When we started to put on our waders we found out it was kind of tricky. Some of us (Amy) wore too many clothes and ended up having trouble getting the waders on. Brad and Joe had seen this trouble before and helped her out, or really helped her in. It was quite funny.

Note: Wearing the waders does takes some getting used to as they are tight in all the wrong places.

We were all suited up crossing the walking bridge over to Whitefish Island and following winding paths to get to the stunning St. Mary`s Rapids which is right on the US/Canada border and it hosts a beautiful view of the International Bridges.

Reflections of the St. Mary`s Rapids

Colorful Rocks, Crystal clear water, Blue Sky and Fishing = heaven

We slowly made our way into the crystal clear water, the colorful stones covering the bottom made it a bit tricky to maneuver. Out of the corner of my eye a couple of shimmering shadows darted away from us out in to the rapids and around the big rocks.

It is a different feeling crossing a river, I felt alive and excited as I waded my way against the current to a tiny island. Joe helped us assemble our rods and in no time we were getting our lines wet. I still had no idea what to do or expect if I hooked into a Steel Head, so when Joe would come and check on me every so often, I would ask him a few "what if" questions on what to do. He basically said when the bobber goes under I should set my hook, sounded like fishing to me!

I looked at the blue sky and, with a laugh, I recalled declaring to the group that 'I would kiss the first fish I caught' earlier during our walk, The smile faded when my bobber went under and It felt like a fish but it was not putting up much of a fight. After a few minutes I landed my first fish. Excitement shifted to disappointment when I got my first good look at it. Sure it was a fish, but there was no way I was ever going to kiss a sucker.

Relieved that the first fish was out of the way, I refocused and patiently watched the pink bobber as it floated down stream. It surprised me when the pink bobber went under so quickly and the line went whizzing off the reel, I tried to stop it and I felt a very familiar pop as the line went limp. I hung my head in shame thinking that was 'my' fish. Joe came over and offered some tips like 'keep the rod tip up' and ' if the fish wants to run let it' "we'll chase it down river" he said. I was happy for the hints.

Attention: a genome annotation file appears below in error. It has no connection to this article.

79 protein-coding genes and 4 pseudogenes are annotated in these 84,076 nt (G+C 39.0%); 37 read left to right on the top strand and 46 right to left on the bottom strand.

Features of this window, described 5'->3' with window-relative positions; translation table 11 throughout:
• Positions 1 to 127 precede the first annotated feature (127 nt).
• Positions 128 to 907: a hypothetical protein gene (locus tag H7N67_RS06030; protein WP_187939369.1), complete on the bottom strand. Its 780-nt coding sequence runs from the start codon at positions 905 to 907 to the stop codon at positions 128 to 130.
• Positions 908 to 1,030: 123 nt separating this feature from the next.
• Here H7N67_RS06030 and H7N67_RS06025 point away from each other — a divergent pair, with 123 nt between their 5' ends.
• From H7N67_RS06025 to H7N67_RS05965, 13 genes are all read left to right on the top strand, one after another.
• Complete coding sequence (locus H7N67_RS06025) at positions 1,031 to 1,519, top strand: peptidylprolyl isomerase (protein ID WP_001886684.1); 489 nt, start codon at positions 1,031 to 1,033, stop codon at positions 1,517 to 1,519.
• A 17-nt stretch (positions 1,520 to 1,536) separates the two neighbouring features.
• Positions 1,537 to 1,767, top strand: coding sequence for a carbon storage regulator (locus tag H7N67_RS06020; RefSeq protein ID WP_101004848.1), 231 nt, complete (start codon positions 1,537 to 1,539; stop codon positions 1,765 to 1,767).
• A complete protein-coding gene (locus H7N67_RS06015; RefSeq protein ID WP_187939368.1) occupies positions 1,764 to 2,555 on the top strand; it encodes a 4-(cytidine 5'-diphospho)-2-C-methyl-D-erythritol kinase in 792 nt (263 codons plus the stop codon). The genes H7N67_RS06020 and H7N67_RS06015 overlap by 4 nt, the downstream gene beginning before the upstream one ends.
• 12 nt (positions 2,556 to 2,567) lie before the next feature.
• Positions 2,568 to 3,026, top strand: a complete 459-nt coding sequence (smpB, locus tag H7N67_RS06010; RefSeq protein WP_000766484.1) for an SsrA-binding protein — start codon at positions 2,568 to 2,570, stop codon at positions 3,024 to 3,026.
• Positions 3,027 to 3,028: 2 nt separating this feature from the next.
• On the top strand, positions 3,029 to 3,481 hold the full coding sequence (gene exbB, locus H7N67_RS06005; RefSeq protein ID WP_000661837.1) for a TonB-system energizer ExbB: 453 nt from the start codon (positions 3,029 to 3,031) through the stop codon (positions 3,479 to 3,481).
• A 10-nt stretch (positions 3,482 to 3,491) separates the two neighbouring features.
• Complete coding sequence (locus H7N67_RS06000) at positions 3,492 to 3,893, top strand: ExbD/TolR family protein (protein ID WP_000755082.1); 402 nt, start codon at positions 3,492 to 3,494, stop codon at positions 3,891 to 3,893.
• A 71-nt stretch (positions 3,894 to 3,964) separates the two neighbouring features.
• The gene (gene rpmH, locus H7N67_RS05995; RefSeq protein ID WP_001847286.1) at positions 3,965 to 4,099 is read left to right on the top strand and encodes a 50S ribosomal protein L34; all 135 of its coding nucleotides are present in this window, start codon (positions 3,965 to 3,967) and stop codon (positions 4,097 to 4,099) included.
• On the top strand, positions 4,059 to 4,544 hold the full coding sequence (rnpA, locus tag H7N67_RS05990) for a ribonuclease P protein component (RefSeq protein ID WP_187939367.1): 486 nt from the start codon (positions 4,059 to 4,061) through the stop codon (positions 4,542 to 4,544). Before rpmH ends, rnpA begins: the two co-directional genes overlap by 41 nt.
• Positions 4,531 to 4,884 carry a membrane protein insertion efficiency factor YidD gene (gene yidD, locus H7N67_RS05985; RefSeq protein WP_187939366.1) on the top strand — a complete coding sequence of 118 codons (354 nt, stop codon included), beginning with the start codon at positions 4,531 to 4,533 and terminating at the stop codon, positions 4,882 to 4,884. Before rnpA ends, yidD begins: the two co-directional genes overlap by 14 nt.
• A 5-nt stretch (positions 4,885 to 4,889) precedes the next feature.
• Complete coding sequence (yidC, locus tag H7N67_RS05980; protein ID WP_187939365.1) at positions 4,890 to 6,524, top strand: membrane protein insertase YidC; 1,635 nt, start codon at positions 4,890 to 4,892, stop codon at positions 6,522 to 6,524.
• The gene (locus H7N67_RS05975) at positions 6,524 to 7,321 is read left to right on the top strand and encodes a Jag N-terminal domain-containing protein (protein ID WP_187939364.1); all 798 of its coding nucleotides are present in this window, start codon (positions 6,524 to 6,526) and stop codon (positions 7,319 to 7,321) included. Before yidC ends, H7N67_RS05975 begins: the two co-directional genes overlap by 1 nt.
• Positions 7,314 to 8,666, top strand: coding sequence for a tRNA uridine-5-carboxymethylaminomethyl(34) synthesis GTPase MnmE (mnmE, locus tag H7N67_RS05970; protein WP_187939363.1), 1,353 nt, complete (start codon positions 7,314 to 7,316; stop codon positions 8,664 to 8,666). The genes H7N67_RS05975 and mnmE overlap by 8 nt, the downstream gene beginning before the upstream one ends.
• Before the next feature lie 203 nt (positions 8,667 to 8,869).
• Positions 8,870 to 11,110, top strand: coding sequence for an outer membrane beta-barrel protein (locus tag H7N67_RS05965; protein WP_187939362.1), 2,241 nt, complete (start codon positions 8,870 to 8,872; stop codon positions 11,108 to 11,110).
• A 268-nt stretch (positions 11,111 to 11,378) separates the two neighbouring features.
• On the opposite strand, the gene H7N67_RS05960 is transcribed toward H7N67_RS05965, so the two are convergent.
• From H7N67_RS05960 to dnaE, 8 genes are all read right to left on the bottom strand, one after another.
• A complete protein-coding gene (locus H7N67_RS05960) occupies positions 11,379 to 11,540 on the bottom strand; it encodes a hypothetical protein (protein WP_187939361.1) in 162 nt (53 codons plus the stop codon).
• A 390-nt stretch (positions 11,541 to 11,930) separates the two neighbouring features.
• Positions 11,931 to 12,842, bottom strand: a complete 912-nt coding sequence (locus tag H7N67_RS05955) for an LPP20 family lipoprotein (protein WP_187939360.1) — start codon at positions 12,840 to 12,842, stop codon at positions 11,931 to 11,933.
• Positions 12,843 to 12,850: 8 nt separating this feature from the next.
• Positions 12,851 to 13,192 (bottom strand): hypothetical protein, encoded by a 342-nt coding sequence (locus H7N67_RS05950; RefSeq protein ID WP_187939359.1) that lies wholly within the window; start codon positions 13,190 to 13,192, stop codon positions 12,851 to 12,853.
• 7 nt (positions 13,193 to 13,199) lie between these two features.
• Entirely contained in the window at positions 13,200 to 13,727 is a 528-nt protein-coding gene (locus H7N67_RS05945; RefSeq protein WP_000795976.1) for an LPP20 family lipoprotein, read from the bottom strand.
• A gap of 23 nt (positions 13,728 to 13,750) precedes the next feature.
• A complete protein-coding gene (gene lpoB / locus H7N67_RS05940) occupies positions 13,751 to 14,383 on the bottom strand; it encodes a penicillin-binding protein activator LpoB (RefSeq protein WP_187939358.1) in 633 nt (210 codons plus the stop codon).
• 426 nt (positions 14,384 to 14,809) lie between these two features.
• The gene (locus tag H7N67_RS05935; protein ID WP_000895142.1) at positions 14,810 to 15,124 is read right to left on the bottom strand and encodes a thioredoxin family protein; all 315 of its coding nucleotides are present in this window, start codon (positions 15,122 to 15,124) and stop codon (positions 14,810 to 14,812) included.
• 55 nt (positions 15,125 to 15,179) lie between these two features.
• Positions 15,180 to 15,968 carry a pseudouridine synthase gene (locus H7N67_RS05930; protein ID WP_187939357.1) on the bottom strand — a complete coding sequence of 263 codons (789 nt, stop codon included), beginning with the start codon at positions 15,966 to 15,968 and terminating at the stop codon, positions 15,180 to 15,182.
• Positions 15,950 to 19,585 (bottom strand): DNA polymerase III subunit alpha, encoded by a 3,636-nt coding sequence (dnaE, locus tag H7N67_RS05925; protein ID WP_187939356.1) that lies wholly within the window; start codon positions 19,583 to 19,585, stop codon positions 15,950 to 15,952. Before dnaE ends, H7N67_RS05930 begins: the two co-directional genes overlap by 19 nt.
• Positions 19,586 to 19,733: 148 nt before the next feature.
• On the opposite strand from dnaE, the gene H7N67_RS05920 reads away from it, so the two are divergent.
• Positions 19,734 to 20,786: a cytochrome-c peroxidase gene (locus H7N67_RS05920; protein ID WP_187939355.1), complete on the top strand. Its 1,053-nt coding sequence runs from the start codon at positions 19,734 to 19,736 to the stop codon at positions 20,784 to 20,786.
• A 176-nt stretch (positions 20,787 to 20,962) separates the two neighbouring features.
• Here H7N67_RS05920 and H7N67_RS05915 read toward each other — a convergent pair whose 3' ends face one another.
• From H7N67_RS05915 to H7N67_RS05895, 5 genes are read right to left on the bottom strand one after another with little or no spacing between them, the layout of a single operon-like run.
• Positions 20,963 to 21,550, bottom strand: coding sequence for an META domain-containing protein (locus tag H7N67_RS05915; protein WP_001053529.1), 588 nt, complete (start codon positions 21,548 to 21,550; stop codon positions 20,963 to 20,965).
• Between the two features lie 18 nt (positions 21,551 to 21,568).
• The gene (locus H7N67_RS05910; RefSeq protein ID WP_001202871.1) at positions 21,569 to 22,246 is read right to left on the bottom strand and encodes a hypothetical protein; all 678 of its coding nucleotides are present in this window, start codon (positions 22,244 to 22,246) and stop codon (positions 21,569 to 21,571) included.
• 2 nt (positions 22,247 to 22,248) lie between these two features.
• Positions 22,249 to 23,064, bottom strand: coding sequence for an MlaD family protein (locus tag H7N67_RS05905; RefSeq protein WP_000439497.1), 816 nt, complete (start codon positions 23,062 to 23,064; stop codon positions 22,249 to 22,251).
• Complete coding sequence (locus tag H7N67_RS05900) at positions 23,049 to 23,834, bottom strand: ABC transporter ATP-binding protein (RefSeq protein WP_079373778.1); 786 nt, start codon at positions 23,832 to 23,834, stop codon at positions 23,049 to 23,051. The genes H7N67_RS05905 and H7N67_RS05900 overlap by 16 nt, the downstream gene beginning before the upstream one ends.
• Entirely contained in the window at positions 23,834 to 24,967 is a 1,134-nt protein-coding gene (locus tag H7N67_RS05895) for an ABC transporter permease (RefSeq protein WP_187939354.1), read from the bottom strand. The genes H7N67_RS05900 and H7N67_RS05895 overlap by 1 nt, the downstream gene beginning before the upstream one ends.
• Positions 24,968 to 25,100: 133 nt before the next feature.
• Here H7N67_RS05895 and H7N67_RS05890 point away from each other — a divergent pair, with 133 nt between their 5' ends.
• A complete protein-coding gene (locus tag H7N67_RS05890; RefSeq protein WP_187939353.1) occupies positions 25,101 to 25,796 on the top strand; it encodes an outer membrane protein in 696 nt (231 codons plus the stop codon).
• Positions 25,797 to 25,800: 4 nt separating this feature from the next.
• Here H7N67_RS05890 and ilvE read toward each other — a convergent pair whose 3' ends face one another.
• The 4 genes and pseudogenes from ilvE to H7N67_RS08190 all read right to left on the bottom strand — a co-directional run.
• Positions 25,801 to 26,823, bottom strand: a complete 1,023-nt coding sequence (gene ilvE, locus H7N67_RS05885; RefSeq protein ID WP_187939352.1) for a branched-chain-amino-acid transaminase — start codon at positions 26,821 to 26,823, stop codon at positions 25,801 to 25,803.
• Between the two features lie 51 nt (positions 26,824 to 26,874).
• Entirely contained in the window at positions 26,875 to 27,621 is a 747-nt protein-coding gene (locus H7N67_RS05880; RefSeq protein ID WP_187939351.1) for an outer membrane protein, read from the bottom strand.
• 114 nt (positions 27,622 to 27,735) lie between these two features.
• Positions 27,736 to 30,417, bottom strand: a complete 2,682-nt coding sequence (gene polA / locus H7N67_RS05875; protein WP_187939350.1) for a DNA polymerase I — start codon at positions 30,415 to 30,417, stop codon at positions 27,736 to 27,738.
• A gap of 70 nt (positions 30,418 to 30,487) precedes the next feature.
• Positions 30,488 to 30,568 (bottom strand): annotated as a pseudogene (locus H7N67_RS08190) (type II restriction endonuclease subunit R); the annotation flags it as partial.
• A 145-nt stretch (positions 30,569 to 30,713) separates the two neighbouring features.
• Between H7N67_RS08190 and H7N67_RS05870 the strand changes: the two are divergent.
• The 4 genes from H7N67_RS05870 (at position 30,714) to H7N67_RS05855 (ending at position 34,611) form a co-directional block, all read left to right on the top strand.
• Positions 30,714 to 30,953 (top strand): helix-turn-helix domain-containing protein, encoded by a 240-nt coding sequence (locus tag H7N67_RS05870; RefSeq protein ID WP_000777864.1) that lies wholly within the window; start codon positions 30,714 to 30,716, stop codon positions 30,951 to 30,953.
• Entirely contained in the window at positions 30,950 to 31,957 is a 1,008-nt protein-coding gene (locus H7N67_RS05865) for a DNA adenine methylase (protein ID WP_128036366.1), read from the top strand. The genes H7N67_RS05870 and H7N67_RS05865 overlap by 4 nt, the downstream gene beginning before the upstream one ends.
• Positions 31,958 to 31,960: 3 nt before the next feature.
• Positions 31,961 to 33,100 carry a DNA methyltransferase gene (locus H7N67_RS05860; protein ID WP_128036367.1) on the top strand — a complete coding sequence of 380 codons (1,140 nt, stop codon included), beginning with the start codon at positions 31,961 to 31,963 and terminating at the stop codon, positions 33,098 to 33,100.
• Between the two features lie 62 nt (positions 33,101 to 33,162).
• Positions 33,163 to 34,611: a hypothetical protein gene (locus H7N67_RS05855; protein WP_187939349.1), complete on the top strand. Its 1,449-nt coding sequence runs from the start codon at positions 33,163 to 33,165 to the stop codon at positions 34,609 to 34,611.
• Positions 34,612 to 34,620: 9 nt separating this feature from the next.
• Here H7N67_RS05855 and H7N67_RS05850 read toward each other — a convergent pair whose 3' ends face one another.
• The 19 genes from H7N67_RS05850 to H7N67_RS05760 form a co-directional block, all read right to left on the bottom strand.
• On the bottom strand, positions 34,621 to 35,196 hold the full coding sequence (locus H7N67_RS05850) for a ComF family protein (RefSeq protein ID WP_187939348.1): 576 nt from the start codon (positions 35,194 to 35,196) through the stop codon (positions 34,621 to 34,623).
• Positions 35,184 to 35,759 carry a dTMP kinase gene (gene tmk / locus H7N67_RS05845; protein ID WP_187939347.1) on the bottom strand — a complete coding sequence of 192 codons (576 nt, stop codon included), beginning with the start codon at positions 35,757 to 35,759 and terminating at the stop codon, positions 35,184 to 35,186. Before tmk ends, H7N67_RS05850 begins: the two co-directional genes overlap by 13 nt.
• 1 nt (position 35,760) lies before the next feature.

Well what could I say, my pride was damaged but the rush of the water running around my feet brought a sense of calm to the moment. Have you ever been in such deep thought that you are totally immersed in a moment? It was in a moment like that  I would have my shot at redemption. While I relaxed in the ankle deep water and thought of all of the good things in my life... `Wham!!`. The pink bobber went under, I set the hook, and the fish took off. "Got One" I yelled to Joe. The fish jumped and my rod bent. The line was making a 'whizzing' noise as it came off the reel

My adrenaline kicked in, I knew this was my shot to patch up my pride. I kept the rod tip up as it took more line and in a split second the line had become wrapped around a rather large rock. `Oh No! What now!?` I said. Fearing the worst knowing that it would haunt my dreams to leave empty handed now. That wasn't the case this time, and with Joe's words of wisdom, I was able to get the line off the rock and we headed for calmer waters to fight the energetic fish. 

The fight lasted almost another 10 minutes and I enjoyed every second of it. When that beautiful fish finally landed in the net I was filled up with pure joy. I celebrated with my normal evil laugh that only comes out when I have good luck and catch a good one. It felt like I was on top of the world and as promised I kissed the fish, and released her for another day.

Sneaking in a smooch!  Photo by Travis Ball from Flashpacker HQ

Soon after that we gathered up our gear and headed back to civilization, we snacked on licorice and reflected on the day, It had been a good one. St. Mary's Rapids will now be forever with me as the place where I was taught how to Fly Fish and where I caught my first Steel Head.

 Ontario is a wonderful place to explore and Sault Sainte Marie is the place to be If you have ever wanted to go fly fishing.